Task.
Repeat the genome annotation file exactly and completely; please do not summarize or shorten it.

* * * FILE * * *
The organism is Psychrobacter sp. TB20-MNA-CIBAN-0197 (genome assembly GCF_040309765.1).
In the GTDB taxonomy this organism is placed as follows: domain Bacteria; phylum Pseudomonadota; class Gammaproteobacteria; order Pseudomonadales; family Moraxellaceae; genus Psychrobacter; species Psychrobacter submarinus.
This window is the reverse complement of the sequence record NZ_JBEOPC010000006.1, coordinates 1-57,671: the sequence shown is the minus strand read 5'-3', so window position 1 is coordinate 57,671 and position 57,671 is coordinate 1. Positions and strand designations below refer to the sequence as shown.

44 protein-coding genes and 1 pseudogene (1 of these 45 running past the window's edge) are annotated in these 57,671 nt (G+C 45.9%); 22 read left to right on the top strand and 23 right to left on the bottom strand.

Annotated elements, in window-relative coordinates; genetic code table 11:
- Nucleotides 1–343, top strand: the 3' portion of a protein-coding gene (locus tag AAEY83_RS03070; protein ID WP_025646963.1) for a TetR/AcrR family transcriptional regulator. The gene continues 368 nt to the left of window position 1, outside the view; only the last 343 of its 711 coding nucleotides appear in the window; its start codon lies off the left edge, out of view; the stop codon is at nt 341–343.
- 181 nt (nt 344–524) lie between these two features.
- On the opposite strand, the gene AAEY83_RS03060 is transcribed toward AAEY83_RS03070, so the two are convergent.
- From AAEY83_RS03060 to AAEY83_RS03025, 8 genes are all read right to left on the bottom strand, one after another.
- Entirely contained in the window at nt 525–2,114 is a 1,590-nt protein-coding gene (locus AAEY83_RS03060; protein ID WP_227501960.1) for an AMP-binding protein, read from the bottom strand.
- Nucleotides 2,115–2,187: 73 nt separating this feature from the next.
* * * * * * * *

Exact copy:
The organism is Psychrobacter sp. TB20-MNA-CIBAN-0197 (genome assembly GCF_040309765.1).
In the GTDB taxonomy this organism is placed as follows: domain Bacteria; phylum Pseudomonadota; class Gammaproteobacteria; order Pseudomonadales; family Moraxellaceae; genus Psychrobacter; species Psychrobacter submarinus.
This window is the reverse complement of the sequence record NZ_JBEOPC010000006.1, coordinates 1-57,671: the sequence shown is the minus strand read 5'-3', so window position 1 is coordinate 57,671 and position 57,671 is coordinate 1. Positions and strand designations below refer to the sequence as shown.

44 protein-coding genes and 1 pseudogene (1 of these 45 running past the window's edge) are annotated in these 57,671 nt (G+C 45.9%); 22 read left to right on the top strand and 23 right to left on the bottom strand.

Annotated elements, in window-relative coordinates; genetic code table 11:
- Nucleotides 1–343, top strand: the 3' portion of a protein-coding gene (locus tag AAEY83_RS03070; protein ID WP_025646963.1) for a TetR/AcrR family transcriptional regulator. The gene continues 368 nt to the left of window position 1, outside the view; only the last 343 of its 711 coding nucleotides appear in the window; its start codon lies off the left edge, out of view; the stop codon is at nt 341–343.
- 181 nt (nt 344–524) lie between these two features.
- On the opposite strand, the gene AAEY83_RS03060 is transcribed toward AAEY83_RS03070, so the two are convergent.
- From AAEY83_RS03060 to AAEY83_RS03025, 8 genes are all read right to left on the bottom strand, one after another.
- Entirely contained in the window at nt 525–2,114 is a 1,590-nt protein-coding gene (locus AAEY83_RS03060; protein ID WP_227501960.1) for an AMP-binding protein, read from the bottom strand.
- Nucleotides 2,115–2,187: 73 nt separating this feature from the next.